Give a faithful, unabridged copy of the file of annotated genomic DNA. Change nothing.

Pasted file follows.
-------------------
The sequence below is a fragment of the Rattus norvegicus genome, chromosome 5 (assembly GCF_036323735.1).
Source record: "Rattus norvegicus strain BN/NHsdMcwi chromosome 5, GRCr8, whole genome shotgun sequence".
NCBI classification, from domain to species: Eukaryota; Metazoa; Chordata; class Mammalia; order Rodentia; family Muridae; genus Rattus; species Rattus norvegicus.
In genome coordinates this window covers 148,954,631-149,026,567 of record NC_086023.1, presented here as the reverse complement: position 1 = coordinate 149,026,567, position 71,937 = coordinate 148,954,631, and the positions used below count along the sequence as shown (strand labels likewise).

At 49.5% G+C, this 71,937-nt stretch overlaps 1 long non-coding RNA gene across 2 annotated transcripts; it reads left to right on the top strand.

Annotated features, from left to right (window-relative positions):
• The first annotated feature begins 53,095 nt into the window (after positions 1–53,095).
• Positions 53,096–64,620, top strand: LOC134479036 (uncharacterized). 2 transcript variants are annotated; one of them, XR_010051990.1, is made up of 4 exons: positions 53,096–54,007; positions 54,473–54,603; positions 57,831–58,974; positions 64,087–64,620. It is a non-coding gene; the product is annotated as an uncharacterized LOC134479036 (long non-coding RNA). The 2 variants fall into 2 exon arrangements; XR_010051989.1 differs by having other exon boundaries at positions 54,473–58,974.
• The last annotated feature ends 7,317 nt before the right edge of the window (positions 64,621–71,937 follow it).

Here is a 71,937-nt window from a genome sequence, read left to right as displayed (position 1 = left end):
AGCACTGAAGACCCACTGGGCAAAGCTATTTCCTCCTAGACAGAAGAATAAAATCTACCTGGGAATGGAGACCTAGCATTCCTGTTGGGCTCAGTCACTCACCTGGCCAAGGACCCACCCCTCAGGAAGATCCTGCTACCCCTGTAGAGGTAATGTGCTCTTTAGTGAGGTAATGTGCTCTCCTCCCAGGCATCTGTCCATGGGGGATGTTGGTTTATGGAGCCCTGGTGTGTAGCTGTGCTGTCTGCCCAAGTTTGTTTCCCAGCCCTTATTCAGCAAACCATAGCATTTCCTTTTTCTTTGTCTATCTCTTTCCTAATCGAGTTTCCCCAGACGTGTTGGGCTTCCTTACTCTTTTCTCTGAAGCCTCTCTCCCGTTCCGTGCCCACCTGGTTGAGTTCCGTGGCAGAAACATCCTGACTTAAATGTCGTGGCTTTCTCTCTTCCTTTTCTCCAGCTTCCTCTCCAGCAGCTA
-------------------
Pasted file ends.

The sequence below is a fragment of the Rattus norvegicus genome, chromosome 5 (assembly GCF_036323735.1).
Source record: "Rattus norvegicus strain BN/NHsdMcwi chromosome 5, GRCr8, whole genome shotgun sequence".
NCBI classification, from domain to species: Eukaryota; Metazoa; Chordata; class Mammalia; order Rodentia; family Muridae; genus Rattus; species Rattus norvegicus.
In genome coordinates this window covers 148,954,631-149,026,567 of record NC_086023.1, presented here as the reverse complement: position 1 = coordinate 149,026,567, position 71,937 = coordinate 148,954,631, and the positions used below count along the sequence as shown (strand labels likewise).

At 49.5% G+C, this 71,937-nt stretch overlaps 1 long non-coding RNA gene across 2 annotated transcripts; it reads left to right on the top strand.

Annotated features, from left to right (window-relative positions):
• The first annotated feature begins 53,095 nt into the window (after positions 1–53,095).
• Positions 53,096–64,620, top strand: LOC134479036 (uncharacterized). 2 transcript variants are annotated; one of them, XR_010051990.1, is made up of 4 exons: positions 53,096–54,007; positions 54,473–54,603; positions 57,831–58,974; positions 64,087–64,620. It is a non-coding gene; the product is annotated as an uncharacterized LOC134479036 (long non-coding RNA). The 2 variants fall into 2 exon arrangements; XR_010051989.1 differs by having other exon boundaries at positions 54,473–58,974.
• The last annotated feature ends 7,317 nt before the right edge of the window (positions 64,621–71,937 follow it).

Here is a 71,937-nt window from a genome sequence, read left to right as displayed (position 1 = left end):
AGCACTGAAGACCCACTGGGCAAAGCTATTTCCTCCTAGACAGAAGAATAAAATCTACCTGGGAATGGAGACCTAGCATTCCTGTTGGGCTCAGTCACTCACCTGGCCAAGGACCCACCCCTCAGGAAGATCCTGCTACCCCTGTAGAGGTAATGTGCTCTTTAGTGAGGTAATGTGCTCTCCTCCCAGGCATCTGTCCATGGGGGATGTTGGTTTATGGAGCCCTGGTGTGTAGCTGTGCTGTCTGCCCAAGTTTGTTTCCCAGCCCTTATTCAGCAAACCATAGCATTTCCTTTTTCTTTGTCTATCTCTTTCCTAATCGAGTTTCCCCAGACGTGTTGGGCTTCCTTACTCTTTTCTCTGAAGCCTCTCTCCCGTTCCGTGCCCACCTGGTTGAGTTCCGTGGCAGAAACATCCTGACTTAAATGTCGTGGCTTTCTCTCTTCCTTTTCTCCAGCTTCCTCTCCAGCAGCTA